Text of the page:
A Man with a Life-Threatening Heart Infection Was Saved by a Virus Plucked from a Lake

An illustration of a bacteriophage.
(Image credit: Shutterstock)

A virus scooped up from a lake saved an 80-year-old Connecticut man who had a life-threatening bacterial infection in his heart.

Doctors had tried to combat the infection using antibiotics, to no avail. So they turned to a virus that was originally found in a nearby lake. The virus, a type called a bacteriophage, appeared to eradicate the patient's infection, according to a new report of the case.

Although larger studies are needed, the new report provides early evidence that bacteriophages could be effective treatments against some antibiotic-resistant infections, said the researchers from the Yale School of Medicine in New Haven, Connecticut.

The patient's troubles began in 2012 after he had heart surgery to replace a damaged section of his aorta —  the artery that carries blood away from the heart. Doctors replaced this damaged section with a synthetic tube known as a graft.

But soon after the surgery, the man's graft got infected with a type of bacteria called Pseudomonas aeruginosa. This type of bacteria is common in the environment, and it is frequently linked to infections acquired in hospitals, according to the Centers for Disease Control and Prevention. [6 Superbugs to Watch Out For]

The patient was treated with a long-term course of antibiotics, but the infection kept coming back. He was admitted to the hospital numerous times over the next few years for P. aeruginosa infections in his blood, the report said.

As the patient was running out of treatment options, his physician was contacted by another researcher at Yale who had been studying bacteriophages and thought he had one that could help.

This bacteriophage, known simply as OMKO1, was found in a sample taken from Dodge Pond, which is about 40 miles (64 kilometers) up the coast from New Haven. (The researchers had been studying natural samples for bacteriophages.)

Experiments in lab dishes had revealed that OMKO1 could kill P. aeruginosa bacteria by binding to the proteins on the bacterial surface that allow the bacteria to pump out antibiotic drugs before they cause harm. In doing so, the bacteriophages kill the bacteria. What's more, if the bacteria were to evolve to become resistant to OMKO1, they would have to change that pump, and without it, they become more susceptible to traditional antibiotics, the researchers said. That allows researchers to combat the bacteria with a "one-two punch" of sorts.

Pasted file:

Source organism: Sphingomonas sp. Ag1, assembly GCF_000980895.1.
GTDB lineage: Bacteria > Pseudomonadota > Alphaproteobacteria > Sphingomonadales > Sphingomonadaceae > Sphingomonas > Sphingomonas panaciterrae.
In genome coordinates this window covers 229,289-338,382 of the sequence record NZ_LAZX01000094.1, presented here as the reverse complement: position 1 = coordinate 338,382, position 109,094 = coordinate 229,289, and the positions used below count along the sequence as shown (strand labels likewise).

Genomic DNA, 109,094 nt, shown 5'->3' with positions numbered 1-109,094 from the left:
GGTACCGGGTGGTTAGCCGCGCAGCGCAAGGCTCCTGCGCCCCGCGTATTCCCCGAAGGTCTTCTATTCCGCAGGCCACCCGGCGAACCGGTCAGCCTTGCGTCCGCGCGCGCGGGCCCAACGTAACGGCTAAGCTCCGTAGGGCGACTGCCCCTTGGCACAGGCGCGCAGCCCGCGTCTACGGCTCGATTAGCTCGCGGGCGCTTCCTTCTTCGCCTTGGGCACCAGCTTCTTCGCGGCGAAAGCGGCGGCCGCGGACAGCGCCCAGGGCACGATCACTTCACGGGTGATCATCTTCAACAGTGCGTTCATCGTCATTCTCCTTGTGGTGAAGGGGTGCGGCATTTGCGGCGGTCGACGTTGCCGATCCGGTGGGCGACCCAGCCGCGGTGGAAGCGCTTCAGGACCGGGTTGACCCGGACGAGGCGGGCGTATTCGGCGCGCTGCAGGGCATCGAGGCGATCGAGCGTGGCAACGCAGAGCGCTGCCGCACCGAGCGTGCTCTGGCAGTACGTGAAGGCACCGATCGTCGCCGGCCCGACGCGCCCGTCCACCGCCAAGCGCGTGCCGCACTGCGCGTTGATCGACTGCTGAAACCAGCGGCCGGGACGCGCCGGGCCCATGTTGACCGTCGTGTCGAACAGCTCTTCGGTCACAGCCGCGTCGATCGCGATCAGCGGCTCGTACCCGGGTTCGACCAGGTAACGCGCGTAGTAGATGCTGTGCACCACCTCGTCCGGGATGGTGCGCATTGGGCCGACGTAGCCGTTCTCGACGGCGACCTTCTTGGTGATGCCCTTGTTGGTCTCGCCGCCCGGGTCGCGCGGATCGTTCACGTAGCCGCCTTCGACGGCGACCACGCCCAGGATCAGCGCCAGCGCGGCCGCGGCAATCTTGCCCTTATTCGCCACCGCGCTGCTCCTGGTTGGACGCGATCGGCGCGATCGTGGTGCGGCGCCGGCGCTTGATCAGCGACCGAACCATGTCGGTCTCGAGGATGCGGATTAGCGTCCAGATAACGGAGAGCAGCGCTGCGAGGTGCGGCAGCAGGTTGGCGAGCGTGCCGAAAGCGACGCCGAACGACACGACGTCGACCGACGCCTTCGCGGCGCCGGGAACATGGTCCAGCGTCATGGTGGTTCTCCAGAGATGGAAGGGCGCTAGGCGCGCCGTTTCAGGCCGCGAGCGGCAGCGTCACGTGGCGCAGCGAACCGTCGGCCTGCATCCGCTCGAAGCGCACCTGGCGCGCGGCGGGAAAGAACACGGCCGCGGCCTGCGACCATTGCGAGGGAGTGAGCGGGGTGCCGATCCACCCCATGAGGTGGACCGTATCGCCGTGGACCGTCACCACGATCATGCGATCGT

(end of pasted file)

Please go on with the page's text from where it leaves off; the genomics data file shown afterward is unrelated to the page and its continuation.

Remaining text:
"The bacteria are backed into an evolutionary corner," study co-author Paul Turner, a professor of ecology and evolutionary biology at Yale University, said in a statement.

The researchers got approval from the Food and Drug Administration to use OMKO1 on the patient. In January 2016, they performed surgery to inject hundreds of thousands of OMKO1 bacteriophages into the man's chest.

Follow-up with the patient showed that he was free of his bacterial infection, despite taking antibiotics for only a short time after the surgery. So far, he has not had a recurrence of the infection and has remained off of antibiotics for 18 months, the report said.

"We argue that the phage therapy played a significant role in contributing to the eradication of the P. aeruginosa infection," the researchers wrote in the March 8 issue of the journal Evolution, Medicine and Public Health. "We hope that exploratory studies such as this one can provide preliminary evidence suggesting that phage OMKO1 can greatly improve the effects of antibiotics for the removal of P. aeruginosa," the study authors said.

The researchers are currently screening other types of bacteriophages to see if these might be effective treatments against other antibiotic-resistant bacteria, such as E. coli and Klebsiella pneumoniae, said study co-author Benjamin Chan, a research scientist at Yale.

Original article on Live Science.

Rachael Rettner

Rachael is a Live Science contributor, and was a former channel editor and senior writer for Live Science between 2010 and 2022. She has a master's degree in journalism from New York University's Science, Health and Environmental Reporting Program. She also holds a B.S. in molecular biology and an M.S. in biology from the University of California, San Diego. Her work has appeared in Scienceline, The Washington Post and Scientific American.